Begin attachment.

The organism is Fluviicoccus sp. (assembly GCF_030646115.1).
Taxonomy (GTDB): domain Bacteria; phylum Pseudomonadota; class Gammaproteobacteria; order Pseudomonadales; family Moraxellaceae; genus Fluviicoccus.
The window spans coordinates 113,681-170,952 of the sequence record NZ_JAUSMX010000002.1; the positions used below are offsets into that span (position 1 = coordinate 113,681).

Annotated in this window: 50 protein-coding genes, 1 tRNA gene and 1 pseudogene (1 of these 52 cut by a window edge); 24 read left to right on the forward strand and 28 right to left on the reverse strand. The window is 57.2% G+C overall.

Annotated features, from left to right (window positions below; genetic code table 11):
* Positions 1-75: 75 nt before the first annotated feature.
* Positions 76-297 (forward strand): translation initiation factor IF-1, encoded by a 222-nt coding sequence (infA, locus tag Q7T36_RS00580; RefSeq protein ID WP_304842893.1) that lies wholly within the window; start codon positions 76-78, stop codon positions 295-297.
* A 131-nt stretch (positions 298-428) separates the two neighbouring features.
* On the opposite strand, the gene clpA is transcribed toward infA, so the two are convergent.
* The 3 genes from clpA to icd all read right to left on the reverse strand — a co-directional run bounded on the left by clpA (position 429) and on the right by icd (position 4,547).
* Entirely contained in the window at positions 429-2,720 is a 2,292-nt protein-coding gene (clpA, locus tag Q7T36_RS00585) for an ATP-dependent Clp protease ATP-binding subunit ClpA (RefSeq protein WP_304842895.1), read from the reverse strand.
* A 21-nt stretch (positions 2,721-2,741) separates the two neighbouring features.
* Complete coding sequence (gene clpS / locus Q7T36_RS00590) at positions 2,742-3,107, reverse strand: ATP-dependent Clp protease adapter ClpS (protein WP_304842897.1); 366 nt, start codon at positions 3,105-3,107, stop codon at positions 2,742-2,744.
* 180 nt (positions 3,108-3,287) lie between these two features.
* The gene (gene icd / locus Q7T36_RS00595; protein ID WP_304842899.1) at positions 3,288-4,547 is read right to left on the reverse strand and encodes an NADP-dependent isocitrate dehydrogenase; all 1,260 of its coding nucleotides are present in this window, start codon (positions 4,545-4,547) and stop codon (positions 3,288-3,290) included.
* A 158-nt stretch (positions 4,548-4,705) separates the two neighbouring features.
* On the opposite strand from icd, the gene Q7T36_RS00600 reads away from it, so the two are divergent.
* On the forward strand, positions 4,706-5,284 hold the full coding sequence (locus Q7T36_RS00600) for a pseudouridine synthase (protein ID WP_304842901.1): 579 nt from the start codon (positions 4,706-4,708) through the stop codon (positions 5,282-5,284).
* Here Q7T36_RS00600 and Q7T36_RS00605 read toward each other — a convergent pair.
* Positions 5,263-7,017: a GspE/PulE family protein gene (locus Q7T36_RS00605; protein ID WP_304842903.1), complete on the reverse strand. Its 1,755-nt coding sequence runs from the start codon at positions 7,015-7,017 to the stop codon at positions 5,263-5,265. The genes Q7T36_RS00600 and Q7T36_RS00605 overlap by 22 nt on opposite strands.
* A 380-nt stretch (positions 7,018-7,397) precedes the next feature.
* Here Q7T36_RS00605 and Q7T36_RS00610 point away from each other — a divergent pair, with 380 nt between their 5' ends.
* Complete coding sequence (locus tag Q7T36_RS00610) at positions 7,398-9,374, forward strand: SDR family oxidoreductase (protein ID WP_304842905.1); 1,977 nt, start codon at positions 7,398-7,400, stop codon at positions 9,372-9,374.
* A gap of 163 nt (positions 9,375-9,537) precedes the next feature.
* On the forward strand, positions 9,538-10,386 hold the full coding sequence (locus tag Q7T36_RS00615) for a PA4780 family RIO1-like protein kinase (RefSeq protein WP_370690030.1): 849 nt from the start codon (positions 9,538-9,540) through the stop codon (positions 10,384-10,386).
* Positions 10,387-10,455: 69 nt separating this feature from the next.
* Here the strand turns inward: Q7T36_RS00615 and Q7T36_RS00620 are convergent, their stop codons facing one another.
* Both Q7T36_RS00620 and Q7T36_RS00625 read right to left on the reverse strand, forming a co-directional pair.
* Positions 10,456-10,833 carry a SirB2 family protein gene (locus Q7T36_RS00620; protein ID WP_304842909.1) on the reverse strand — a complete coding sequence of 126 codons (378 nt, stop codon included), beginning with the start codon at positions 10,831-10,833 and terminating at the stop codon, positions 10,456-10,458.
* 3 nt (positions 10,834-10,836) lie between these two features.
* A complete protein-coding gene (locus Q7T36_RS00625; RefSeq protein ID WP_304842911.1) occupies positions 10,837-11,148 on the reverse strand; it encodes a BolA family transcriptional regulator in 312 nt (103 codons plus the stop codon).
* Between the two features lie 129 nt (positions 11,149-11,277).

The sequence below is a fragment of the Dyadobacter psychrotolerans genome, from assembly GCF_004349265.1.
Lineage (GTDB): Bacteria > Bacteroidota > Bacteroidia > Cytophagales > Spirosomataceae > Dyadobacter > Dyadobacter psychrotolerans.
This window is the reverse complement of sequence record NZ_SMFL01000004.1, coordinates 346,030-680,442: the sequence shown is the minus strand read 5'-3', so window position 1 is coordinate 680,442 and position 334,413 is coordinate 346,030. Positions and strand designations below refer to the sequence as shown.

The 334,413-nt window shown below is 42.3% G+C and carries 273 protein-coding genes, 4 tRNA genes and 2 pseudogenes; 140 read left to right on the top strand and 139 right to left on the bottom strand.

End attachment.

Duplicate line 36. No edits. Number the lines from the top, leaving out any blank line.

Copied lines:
The 334,413-nt window shown below is 42.3% G+C and carries 273 protein-coding genes, 4 tRNA genes and 2 pseudogenes; 140 read left to right on the top strand and 139 right to left on the bottom strand.